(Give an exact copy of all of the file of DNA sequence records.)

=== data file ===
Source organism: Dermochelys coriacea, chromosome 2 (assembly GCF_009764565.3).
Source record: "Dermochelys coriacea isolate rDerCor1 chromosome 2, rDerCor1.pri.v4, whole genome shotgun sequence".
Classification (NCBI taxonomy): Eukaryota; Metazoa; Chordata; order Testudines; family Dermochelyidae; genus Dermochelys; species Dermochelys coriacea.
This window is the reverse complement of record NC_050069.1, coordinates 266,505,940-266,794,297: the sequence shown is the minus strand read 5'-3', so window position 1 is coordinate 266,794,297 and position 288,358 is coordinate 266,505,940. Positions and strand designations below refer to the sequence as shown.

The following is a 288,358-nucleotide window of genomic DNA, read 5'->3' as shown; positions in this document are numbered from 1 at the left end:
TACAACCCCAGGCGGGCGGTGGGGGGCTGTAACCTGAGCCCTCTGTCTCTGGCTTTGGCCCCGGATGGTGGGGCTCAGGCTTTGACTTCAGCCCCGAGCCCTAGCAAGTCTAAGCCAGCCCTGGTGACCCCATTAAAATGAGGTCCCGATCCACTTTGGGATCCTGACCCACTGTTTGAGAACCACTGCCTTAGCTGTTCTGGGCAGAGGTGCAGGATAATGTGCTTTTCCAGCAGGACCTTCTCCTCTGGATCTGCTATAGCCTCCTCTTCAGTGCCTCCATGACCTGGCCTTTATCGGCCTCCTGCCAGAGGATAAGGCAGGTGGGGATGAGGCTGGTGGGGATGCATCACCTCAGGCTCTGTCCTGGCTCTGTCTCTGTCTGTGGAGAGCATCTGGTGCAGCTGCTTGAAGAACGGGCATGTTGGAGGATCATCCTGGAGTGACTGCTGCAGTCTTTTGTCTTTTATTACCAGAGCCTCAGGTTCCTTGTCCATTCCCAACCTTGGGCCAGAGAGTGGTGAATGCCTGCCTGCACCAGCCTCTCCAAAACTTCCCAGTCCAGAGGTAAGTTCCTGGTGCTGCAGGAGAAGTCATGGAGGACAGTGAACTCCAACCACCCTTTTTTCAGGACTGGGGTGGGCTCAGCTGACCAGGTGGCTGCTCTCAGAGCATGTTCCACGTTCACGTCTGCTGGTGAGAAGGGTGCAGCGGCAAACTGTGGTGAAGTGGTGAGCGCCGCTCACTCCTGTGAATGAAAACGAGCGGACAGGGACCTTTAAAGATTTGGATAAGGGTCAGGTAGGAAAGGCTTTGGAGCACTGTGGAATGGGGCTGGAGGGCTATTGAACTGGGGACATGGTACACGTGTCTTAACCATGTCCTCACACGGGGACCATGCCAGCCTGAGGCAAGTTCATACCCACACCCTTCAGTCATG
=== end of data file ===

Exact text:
Source organism: Dermochelys coriacea, chromosome 2 (assembly GCF_009764565.3).
Source record: "Dermochelys coriacea isolate rDerCor1 chromosome 2, rDerCor1.pri.v4, whole genome shotgun sequence".
Classification (NCBI taxonomy): Eukaryota; Metazoa; Chordata; order Testudines; family Dermochelyidae; genus Dermochelys; species Dermochelys coriacea.
This window is the reverse complement of record NC_050069.1, coordinates 266,505,940-266,794,297: the sequence shown is the minus strand read 5'-3', so window position 1 is coordinate 266,794,297 and position 288,358 is coordinate 266,505,940. Positions and strand designations below refer to the sequence as shown.

The following is a 288,358-nucleotide window of genomic DNA, read 5'->3' as shown; positions in this document are numbered from 1 at the left end:
TACAACCCCAGGCGGGCGGTGGGGGGCTGTAACCTGAGCCCTCTGTCTCTGGCTTTGGCCCCGGATGGTGGGGCTCAGGCTTTGACTTCAGCCCCGAGCCCTAGCAAGTCTAAGCCAGCCCTGGTGACCCCATTAAAATGAGGTCCCGATCCACTTTGGGATCCTGACCCACTGTTTGAGAACCACTGCCTTAGCTGTTCTGGGCAGAGGTGCAGGATAATGTGCTTTTCCAGCAGGACCTTCTCCTCTGGATCTGCTATAGCCTCCTCTTCAGTGCCTCCATGACCTGGCCTTTATCGGCCTCCTGCCAGAGGATAAGGCAGGTGGGGATGAGGCTGGTGGGGATGCATCACCTCAGGCTCTGTCCTGGCTCTGTCTCTGTCTGTGGAGAGCATCTGGTGCAGCTGCTTGAAGAACGGGCATGTTGGAGGATCATCCTGGAGTGACTGCTGCAGTCTTTTGTCTTTTATTACCAGAGCCTCAGGTTCCTTGTCCATTCCCAACCTTGGGCCAGAGAGTGGTGAATGCCTGCCTGCACCAGCCTCTCCAAAACTTCCCAGTCCAGAGGTAAGTTCCTGGTGCTGCAGGAGAAGTCATGGAGGACAGTGAACTCCAACCACCCTTTTTTCAGGACTGGGGTGGGCTCAGCTGACCAGGTGGCTGCTCTCAGAGCATGTTCCACGTTCACGTCTGCTGGTGAGAAGGGTGCAGCGGCAAACTGTGGTGAAGTGGTGAGCGCCGCTCACTCCTGTGAATGAAAACGAGCGGACAGGGACCTTTAAAGATTTGGATAAGGGTCAGGTAGGAAAGGCTTTGGAGCACTGTGGAATGGGGCTGGAGGGCTATTGAACTGGGGACATGGTACACGTGTCTTAACCATGTCCTCACACGGGGACCATGCCAGCCTGAGGCAAGTTCATACCCACACCCTTCAGTCATG